Swift water rescues: Study examines why some people ignore indicators

Emergency workers attempt to rescue man from flood waters

Image: School of Public Health

For the 27 counties of Texas’ “Flash Flood Alley,” sudden floods are a continual threat. Yet many people still put themselves into dangerous situations by driving or walking into floodwaters.

A new study by the Texas A&M School of Public Health looked at data on flooding fatalities and rescues from 2005 to 2014 to discover patterns that could guide future research and help public safety efforts.

“Rainfall events of the type that cause flash floods are difficult to predict, but extreme rainfall has become more frequent since 1991, and future climate change could increase the frequency and severity of storms and flooding,” said Jennifer Horney, interim head and associate professor in the Department of Epidemiology and Biostatistics at the School of Public Health. “In addition, Texas’ population is projected to double by 2050, exposing more people to the risks of flooding and bringing land cover and land use changes, such as paved surfaces, that could further exacerbate the problem.”

During flash floods, first responders often find themselves engaging in swift water rescues, which involve floodwaters moving faster than 1 knot, or approximately 1.2 miles per hour.

The study was conducted with the Texas Department of State Health Services as part of an EpiAssist project, a service-learning program created by Horney that partners graduate students with health departments and agencies.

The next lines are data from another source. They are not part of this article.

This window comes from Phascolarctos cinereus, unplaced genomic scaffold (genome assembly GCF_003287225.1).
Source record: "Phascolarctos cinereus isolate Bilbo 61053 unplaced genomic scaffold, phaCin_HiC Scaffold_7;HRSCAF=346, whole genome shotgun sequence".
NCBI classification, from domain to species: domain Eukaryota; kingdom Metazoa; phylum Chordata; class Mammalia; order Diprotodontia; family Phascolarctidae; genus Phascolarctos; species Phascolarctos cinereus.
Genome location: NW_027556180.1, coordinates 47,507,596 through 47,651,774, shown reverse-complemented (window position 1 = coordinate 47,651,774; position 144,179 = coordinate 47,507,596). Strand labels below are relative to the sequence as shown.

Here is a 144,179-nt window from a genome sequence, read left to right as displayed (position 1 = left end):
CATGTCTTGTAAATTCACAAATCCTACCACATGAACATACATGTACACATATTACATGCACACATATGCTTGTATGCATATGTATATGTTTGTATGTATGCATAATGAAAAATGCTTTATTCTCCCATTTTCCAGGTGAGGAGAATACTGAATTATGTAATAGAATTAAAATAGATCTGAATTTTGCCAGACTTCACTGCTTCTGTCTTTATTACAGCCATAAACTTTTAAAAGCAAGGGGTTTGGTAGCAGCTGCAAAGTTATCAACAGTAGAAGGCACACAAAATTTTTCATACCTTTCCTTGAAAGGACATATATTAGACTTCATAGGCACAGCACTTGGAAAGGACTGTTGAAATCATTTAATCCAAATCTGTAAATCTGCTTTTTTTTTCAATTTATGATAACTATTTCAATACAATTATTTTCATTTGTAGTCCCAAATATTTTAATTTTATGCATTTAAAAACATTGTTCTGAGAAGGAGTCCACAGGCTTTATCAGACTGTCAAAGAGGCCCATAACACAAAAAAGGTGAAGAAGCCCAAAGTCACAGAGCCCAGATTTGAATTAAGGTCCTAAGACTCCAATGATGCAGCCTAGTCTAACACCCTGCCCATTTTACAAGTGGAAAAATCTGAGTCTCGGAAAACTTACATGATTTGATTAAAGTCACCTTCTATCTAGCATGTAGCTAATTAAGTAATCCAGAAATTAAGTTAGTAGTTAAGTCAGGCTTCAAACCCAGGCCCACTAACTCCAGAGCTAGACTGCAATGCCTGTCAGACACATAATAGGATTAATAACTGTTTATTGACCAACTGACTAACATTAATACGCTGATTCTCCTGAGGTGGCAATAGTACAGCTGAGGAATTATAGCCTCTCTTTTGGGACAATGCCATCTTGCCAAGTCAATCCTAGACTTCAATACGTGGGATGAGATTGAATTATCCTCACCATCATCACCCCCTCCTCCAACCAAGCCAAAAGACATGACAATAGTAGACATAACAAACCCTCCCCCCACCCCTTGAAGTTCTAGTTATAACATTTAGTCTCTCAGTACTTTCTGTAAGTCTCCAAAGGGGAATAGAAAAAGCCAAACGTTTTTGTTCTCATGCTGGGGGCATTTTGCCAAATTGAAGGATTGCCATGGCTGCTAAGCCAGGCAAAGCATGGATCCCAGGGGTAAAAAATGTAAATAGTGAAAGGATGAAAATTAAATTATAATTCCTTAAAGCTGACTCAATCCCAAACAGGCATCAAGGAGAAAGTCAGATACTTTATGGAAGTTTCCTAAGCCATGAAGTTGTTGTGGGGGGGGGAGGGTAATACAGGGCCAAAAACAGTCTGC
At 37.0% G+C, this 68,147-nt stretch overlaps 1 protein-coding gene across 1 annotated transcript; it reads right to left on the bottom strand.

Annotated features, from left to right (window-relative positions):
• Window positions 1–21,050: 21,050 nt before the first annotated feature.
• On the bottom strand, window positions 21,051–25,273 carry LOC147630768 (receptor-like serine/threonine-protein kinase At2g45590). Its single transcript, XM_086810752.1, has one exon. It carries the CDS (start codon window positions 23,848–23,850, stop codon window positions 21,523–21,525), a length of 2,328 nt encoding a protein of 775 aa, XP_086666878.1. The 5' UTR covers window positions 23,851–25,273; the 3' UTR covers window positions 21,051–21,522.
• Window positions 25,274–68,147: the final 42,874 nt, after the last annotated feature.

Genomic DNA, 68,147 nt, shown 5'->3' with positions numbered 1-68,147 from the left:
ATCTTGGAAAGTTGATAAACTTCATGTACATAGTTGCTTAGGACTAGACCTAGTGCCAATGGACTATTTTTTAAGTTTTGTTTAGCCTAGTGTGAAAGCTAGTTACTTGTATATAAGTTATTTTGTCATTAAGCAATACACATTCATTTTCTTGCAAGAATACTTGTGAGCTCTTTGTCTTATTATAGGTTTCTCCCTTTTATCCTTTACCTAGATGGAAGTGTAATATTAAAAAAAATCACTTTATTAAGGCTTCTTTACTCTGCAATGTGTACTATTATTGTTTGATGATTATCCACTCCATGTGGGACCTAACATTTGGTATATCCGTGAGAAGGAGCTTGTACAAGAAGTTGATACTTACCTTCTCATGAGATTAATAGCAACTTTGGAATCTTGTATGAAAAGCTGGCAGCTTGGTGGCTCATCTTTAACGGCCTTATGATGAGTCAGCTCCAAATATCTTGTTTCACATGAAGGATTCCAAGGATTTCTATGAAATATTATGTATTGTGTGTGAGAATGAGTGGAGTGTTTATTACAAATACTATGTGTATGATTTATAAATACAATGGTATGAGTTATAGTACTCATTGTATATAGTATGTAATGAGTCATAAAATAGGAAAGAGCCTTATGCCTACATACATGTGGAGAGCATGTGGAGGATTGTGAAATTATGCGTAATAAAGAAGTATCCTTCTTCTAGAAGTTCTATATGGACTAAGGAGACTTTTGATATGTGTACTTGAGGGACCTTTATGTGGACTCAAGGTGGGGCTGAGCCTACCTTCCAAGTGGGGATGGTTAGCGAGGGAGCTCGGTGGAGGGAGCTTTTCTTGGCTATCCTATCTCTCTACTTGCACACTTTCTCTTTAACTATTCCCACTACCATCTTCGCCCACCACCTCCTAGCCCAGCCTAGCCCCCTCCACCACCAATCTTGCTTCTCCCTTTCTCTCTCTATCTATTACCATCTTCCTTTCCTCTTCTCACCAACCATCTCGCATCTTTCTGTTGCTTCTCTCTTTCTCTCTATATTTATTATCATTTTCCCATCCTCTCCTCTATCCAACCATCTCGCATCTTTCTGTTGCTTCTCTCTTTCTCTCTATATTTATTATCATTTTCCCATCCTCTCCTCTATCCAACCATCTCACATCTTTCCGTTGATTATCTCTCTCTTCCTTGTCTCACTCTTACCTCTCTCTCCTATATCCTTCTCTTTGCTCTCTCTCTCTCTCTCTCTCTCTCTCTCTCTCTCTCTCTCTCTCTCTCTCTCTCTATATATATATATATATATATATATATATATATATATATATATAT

Published in the journal Climate Risk Management, the study analyzed swift water rescue data from the Texas fire marshal’s office along with U.S. census population information and data on flood fatalities from the National Oceanic and Atmospheric Administration.

During the 2005 to 2014 reporting period, there were more than 3,000 swift water rescues in Texas. Half of these were in the Flash Flood Alley counties and about 86 percent occurred in urban counties. The yearly numbers of rescues varied widely, with the most happening in 2007 and the fewest in 2011. The number of rescues roughly coincided with yearly precipitation totals.

Among the findings:

* Higher rates of swift water rescue in urban areas compared with rural areas points to a need for further research on the differences between these types of settings.

* More information is needed on demographic factors to determine how best to target education campaigns.

*As Texas’ population grows and becomes more urbanized and as flood frequency increases due to climate and land use factors, swift water rescues may become more common than in the past. This demonstrates a potential need for specialized training and equipment for fire departments that would respond to flood emergencies.

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